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Succeed with maths: part 2
Succeed with maths: part 2

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3 Areas

If someone is planning to paint a wall, one of the first questions to ask will be how much paint they need. This will obviously depend on the size of the wall and how many coats needed. Fortunately, paint cans usually include information about the area that the paint will cover. For example, on the back of a 2.5-litre can of emulsion paint, it says that the paint will cover ‘up to 35 square metres.’ A square metre is the area that is covered by a square whose sides measure 1 m, as shown in Figure 16. This can also be written as 1 m2. So 35 m2 will be the same area as the area of 35 of these 1-metre squares.

A square with an area of 1 metre squared.
Figure 16 A square with an area of 1 m2

Areas can also be measured in other square units, such as square centimetres (cm2) or square kilometres (km2), depending on what is appropriate to the situation. For example, if you wanted the area of a country, it would not make sense to show this in cm2 or m2 as the value would be very large! Similarly to a square metre, a square centimetre is a square whose sides are 1 cm long, and a square kilometre has sides that are 1 km long. If the diagram below (Figure 17) is drawn on a grid in which the lines are 1 cm apart, then each grid square will have an area of 1 cm2. One way to work out the total area is counting the number of these squares. This gives us 16, so the grid shown is 16 cm2 altogether.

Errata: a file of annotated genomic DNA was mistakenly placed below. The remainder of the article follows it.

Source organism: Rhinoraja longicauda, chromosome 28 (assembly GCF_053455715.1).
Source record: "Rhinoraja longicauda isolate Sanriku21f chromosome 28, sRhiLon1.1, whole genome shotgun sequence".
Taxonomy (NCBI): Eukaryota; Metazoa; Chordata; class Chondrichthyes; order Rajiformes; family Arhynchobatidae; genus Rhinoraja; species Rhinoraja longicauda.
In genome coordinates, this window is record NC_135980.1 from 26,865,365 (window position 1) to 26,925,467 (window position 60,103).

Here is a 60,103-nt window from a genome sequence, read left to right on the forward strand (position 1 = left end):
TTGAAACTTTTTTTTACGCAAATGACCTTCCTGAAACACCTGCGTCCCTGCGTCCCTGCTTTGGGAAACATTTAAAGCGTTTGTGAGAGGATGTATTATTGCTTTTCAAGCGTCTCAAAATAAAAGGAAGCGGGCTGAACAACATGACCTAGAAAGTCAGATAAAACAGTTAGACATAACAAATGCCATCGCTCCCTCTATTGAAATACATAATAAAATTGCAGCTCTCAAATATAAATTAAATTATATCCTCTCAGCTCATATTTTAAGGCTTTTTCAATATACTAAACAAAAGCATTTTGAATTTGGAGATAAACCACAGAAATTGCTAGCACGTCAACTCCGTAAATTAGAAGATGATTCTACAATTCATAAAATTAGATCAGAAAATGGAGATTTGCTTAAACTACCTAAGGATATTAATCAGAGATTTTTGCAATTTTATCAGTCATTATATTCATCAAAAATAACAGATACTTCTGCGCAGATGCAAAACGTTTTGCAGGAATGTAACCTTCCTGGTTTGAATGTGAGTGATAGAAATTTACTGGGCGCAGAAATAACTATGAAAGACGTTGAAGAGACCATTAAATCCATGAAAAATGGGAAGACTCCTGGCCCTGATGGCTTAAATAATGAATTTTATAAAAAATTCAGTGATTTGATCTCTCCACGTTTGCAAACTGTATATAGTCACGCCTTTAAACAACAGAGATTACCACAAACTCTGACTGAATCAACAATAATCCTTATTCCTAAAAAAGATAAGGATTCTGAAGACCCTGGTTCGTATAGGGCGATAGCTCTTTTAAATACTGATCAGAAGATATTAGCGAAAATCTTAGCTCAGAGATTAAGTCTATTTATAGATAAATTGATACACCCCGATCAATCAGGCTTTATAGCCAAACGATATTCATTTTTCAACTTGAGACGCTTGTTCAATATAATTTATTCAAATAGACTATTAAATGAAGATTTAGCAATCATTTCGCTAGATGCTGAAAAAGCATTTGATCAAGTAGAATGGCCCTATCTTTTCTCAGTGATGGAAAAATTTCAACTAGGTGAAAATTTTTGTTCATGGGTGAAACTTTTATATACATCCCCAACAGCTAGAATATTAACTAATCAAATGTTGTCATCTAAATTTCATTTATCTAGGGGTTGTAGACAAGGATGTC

Grid containing different shapes
Figure 17 Grid containing different shapes

You can use the same technique to determine the areas of the shapes shown on the diagram. Try this now in the next activity.

Activity 5 Counting squares

Timing: Allow approximately 5 minutes

All the shapes on the diagram in Figure 17 are made up out of whole squares or half squares. Use this information to work out the areas of each of the shapes.


The areas in square centimetres are shown in Figure 18:

Grid showing square centimetres
Figure 18 Grid showing square centimetres

Let’s take the top triangle as an example to show how this was worked out.

This triangle is made up of two full squares and four half squares. Four half squares are the same as 2 full squares, so the total area of the top triangle is 4 cm2.

To check the answers, you can add the individual areas and see if they total 16 cm2.

The sum of the individual areas in cm2 = 4 + 4 + 1 + 2 + 1 + 2 + 2 = 16.

This gives confidence in the individual answers and acts as a very useful check.

Counting squares is one way to work out the area of shapes, particularly if they are irregular. However, it is not very convenient in a lot of situations so this is where the power of formulas comes into play once again.